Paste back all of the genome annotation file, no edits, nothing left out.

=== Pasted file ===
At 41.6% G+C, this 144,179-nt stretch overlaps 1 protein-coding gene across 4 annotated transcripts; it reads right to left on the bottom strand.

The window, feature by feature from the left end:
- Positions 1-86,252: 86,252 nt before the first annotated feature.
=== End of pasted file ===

At 41.6% G+C, this 144,179-nt stretch overlaps 1 protein-coding gene across 4 annotated transcripts; it reads right to left on the bottom strand.

The window, feature by feature from the left end:
- Positions 1-86,252: 86,252 nt before the first annotated feature.